Govt’s total liabilities rise 2% to ₹128.41 lakh cr. in Dec. quarter

Government debt accounted for 91.60% of total outstanding debt in the December quarter, compared to 91.15% at the end of September

Government debt accounted for 91.60% of total outstanding debt in the December quarter, compared to 91.15% at the end of September

Total government liabilities rose to 128.41 lakh crore in the December quarter, from ₹ 125.71 lakh crore in the three months ended September 2021, according to the latest government debt management report.

The increase reflects a quarter-over-quarter increase of 2.15% in October-December 2021-22.

In absolute terms, the total liabilities, including liabilities under the government’s ‘Public Account’, increased to 1,28,41,996 crore at the end of December 2021. As of September 30, total liabilities were ₹1,25,71,747 crore.

The report released Monday by the Treasury Department said government debt made up 91.60% of total outstanding debt in the December quarter, compared to 91.15% at the end of September.

Nearly 25% of the outstanding dated securities had a remaining maturity of less than 5 years.

The ownership pattern of central government securities indicates that the share of commercial banks stood at 35.40% at the end of December 2021, down from 37.82% at the end of September 2021.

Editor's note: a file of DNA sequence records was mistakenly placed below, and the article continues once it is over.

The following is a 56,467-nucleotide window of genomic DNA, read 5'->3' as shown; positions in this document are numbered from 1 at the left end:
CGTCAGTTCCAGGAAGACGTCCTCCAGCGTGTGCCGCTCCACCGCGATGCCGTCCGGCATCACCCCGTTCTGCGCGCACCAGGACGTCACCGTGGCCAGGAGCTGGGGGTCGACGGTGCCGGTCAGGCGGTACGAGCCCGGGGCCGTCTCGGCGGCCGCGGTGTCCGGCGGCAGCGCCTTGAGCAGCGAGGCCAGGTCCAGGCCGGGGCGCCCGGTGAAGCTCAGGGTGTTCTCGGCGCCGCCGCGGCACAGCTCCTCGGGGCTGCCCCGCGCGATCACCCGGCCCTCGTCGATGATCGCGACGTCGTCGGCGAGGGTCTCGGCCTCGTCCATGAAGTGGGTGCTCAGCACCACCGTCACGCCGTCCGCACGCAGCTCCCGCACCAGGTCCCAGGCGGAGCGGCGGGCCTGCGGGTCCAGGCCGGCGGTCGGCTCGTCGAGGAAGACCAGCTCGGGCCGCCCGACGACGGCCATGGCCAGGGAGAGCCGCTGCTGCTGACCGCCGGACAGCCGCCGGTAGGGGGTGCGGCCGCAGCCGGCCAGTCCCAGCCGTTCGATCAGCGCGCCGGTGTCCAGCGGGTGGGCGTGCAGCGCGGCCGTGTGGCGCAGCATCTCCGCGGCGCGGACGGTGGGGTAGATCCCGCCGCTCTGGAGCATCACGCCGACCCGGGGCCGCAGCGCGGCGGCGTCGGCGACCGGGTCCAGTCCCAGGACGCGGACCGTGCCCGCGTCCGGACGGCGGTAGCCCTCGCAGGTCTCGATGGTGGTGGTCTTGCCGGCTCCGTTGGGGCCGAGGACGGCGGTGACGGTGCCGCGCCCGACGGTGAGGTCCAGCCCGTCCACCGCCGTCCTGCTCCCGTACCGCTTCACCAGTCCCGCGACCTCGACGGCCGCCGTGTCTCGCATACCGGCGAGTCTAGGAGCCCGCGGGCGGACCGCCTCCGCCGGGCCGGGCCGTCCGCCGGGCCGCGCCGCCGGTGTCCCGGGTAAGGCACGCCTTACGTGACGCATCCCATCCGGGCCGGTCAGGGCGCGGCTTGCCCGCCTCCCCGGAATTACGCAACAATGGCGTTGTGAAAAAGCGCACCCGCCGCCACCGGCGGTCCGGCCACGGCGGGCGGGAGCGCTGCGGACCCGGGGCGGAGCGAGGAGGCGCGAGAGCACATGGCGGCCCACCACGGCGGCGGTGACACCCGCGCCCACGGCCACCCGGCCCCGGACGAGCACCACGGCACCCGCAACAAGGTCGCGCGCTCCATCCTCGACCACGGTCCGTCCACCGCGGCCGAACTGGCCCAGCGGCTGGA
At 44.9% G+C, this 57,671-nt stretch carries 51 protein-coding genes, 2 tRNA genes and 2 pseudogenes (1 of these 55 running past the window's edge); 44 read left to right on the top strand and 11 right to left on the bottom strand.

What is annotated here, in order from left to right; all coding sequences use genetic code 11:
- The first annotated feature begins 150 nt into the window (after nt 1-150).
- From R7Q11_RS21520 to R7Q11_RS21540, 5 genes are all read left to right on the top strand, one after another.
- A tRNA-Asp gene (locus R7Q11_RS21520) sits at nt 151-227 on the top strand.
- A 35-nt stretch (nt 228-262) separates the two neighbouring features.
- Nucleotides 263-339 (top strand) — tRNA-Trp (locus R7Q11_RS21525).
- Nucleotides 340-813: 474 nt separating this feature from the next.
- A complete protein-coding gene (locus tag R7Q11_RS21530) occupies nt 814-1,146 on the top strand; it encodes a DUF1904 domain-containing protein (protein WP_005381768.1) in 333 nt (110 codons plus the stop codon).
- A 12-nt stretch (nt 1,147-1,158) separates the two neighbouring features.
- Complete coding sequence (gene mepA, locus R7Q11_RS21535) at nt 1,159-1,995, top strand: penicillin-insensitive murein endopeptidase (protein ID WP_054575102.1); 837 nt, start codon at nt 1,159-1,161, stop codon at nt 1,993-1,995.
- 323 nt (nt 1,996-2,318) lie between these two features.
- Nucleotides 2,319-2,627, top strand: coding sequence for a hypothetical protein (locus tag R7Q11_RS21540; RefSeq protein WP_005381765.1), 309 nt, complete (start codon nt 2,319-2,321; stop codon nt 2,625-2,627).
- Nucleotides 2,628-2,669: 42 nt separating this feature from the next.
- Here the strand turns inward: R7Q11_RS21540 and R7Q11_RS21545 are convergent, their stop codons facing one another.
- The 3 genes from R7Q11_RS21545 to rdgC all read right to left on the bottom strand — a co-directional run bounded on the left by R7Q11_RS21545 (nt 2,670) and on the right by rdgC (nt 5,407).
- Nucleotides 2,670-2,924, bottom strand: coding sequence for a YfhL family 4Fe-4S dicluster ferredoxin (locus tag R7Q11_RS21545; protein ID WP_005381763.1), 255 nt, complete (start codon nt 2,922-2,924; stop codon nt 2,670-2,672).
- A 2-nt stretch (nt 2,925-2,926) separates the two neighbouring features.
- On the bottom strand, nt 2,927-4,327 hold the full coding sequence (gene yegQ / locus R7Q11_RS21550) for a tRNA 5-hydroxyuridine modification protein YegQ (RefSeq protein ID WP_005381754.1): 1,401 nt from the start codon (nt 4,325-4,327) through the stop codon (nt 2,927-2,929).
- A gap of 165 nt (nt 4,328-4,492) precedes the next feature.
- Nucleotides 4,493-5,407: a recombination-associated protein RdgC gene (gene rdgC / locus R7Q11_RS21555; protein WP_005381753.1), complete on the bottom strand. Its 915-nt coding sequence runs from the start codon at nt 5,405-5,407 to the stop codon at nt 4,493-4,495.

Share of insurance companies and provident funds was 25.74% and 4.33% respectively at the end of December 2021. Mutual funds share was 3.08% at the end of the December 2021 quarter compared to 2.91% at the end of the September 2021 quarter . of the RBI fell 16.92% at the end of December 2021, from 16.98% at the end of September 2021,” the report said.

The central government issued dated securities worth 2.88,000 crore, up from ₹2.83,975 crore in the third quarter of FY21, while repayments totaled ₹75,300 crore, it said.

During the quarter, it said, Treasury yields hardened across the curve.

On the domestic front, the market was largely disappointed by the RBI’s withdrawal of the Government Securities Acquisition Plan in the third quarter. The spread of the Omicron variant of the coronavirus to most parts of the country sparked fears of additional borrowing, and higher retail inflation also impacted sentiment.

Yields on the 10-year benchmark rose from 6.22% at the end of the September quarter to 6.45% at the end of the third quarter, hardening by 23 basis points in October-December.

However, returns were supported by the Monetary Policy Committee (MPC) decision to keep the policy repo rate unchanged at 4%, with a view to adopting an accommodative stance in Q3 FY22.

www.thehindu.com

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